Thursday : From Warsaw to Feltham via Helsinki

The Mercure hotel seems to have invested heavily in its food offering and I noticed that they’re promoting lunches now with their new chef. In terms of how this is presented, it’s far and beyond the brand standard. The choice of hot and cold items is substantial, with the breakfast room feeling calm and relaxed. I don’t really like omelettes, but the hotel seems to now be cooking those to order as well, which I can imagine is popular.

The items on the right are regionally sourced products, this is something quite positive for a large chain such as Accor.

My little selection which entirely met my expectations. The only little problem here is that those rolls had to be binned as they weren’t cooked (I assume they’re normally brought in part-baked and then finished on site), a slightly unfortunate issue. Everything else was suitably decadent and delightful, especially the blue cheese.

I like passive aggressive notes like this. Don’t steal the towels.

Beautiful, this means “we are with you” to the Ukrainian people.

This is Warszawa Rakowiec railway station, my train to the airport is just pulling in front from the left-hand side of this photo.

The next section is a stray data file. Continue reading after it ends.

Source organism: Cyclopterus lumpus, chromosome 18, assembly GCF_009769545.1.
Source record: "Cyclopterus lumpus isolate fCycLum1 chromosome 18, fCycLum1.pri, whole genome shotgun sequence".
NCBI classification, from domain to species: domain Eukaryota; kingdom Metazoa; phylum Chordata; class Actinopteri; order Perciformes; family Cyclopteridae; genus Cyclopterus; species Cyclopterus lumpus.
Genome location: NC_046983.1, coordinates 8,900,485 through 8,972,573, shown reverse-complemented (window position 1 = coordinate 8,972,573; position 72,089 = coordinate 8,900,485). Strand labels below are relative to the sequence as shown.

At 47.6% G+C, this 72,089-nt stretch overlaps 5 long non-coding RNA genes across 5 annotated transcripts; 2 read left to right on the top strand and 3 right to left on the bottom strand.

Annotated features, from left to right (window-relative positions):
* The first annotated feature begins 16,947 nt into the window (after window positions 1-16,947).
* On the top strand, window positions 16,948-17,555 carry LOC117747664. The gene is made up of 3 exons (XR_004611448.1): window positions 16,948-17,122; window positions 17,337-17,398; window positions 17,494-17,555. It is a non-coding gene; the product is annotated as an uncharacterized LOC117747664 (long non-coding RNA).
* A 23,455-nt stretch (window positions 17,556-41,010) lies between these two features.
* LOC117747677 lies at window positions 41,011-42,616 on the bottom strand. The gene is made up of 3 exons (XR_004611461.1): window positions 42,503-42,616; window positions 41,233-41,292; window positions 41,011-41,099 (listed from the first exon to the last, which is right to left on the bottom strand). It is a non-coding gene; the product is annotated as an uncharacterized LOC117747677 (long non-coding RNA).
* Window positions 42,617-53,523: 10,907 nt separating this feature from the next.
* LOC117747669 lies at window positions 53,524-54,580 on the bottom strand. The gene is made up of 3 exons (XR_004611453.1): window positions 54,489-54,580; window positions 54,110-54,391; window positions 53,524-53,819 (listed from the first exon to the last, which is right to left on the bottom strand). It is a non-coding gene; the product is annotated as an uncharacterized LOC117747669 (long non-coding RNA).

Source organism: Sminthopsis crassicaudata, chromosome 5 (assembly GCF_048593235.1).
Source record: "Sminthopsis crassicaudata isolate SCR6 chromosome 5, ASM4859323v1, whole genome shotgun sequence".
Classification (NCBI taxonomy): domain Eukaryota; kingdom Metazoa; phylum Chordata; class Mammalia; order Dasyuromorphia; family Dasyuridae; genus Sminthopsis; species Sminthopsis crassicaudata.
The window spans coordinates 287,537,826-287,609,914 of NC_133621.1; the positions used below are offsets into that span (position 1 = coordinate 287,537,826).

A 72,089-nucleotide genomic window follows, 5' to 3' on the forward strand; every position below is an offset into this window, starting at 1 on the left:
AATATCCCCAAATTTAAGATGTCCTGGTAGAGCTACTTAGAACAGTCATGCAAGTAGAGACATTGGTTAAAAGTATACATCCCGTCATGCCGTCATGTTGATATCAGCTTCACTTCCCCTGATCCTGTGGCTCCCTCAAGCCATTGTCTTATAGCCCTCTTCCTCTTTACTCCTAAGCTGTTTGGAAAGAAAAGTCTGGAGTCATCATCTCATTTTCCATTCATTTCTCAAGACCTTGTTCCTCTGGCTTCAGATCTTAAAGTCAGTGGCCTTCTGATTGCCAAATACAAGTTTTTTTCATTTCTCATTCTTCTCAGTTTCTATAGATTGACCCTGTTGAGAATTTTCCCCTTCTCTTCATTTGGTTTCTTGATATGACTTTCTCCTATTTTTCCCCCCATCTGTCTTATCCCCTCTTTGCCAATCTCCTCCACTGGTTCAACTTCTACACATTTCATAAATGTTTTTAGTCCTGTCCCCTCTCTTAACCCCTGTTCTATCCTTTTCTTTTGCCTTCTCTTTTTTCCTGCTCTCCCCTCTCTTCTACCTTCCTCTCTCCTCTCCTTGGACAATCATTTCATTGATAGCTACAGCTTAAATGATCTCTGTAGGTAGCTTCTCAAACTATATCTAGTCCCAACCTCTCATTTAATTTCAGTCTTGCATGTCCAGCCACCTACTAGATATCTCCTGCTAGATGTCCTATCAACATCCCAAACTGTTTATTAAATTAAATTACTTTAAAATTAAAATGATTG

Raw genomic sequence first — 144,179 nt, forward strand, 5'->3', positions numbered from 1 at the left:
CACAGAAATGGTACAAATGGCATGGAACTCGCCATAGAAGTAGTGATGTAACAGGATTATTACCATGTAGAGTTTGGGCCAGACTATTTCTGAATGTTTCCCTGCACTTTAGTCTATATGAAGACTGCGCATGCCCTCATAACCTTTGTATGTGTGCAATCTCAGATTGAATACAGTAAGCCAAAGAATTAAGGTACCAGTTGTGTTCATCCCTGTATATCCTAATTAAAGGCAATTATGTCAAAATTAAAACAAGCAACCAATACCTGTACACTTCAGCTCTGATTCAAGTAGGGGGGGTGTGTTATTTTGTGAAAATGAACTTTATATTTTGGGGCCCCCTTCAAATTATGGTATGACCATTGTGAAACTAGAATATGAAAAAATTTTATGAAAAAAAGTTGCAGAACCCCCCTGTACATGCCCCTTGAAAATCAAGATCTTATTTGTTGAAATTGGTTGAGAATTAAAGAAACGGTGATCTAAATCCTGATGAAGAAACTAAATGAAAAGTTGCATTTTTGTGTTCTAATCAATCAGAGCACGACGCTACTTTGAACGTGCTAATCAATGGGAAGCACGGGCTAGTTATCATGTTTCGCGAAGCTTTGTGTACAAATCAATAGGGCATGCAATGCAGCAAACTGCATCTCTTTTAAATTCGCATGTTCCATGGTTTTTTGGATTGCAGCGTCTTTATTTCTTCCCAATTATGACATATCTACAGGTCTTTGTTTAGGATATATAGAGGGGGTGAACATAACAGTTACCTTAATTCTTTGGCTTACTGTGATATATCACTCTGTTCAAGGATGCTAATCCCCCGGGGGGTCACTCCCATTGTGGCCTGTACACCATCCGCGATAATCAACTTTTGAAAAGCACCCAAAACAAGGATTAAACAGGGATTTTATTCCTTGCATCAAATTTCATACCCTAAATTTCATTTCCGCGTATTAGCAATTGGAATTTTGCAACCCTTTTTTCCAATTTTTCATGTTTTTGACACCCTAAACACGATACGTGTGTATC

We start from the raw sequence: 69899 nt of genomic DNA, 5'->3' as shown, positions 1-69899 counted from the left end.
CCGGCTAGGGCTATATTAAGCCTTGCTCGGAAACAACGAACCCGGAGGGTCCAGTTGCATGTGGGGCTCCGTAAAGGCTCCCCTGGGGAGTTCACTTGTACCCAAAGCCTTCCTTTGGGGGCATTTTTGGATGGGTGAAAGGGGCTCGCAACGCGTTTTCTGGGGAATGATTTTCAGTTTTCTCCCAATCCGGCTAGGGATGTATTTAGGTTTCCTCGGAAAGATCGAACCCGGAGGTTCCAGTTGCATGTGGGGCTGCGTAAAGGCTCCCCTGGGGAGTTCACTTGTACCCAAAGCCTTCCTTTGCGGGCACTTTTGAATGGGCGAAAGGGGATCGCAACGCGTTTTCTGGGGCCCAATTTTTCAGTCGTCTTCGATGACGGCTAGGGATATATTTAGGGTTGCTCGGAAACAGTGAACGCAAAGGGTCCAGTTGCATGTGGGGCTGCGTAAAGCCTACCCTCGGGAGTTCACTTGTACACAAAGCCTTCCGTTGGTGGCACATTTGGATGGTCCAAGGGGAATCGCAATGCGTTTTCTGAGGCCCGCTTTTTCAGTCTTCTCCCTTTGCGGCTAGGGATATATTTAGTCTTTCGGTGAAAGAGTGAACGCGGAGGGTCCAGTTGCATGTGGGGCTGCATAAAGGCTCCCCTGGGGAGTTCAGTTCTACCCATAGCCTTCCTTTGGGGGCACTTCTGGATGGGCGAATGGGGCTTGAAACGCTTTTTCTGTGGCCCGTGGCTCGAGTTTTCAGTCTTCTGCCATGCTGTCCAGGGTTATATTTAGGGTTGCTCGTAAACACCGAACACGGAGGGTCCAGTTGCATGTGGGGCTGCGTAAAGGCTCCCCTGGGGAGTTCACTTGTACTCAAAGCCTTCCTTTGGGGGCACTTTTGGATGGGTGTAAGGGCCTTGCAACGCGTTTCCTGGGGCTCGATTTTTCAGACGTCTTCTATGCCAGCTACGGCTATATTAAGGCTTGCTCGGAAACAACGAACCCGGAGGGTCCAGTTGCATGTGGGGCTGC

The interior of the train and I took this photo primarily to comment on how well designed their seat covers are, with various landmarks from Warsaw printed on them.

This is the train ticket that I needed to get to the airport, it costs 59p. It’s fair to say that public transport is very affordable in the great city of Warsaw.

My trip was booked with British Airways, to return back to Heathrow T5 with them. Unfortunately, that flight was cancelled, but they did fulfil their duty of care by arranging a flight with their Oneworld partner Finnair to get me to Helsinki, and then from there, to Heathrow T3. I’ve never flown with Finnair, so I thought it’d be an interesting experience. It was also beneficial in the sense that BA have paid out £212.03 in EU261 compensation, along with giving me extra tier points and Avios.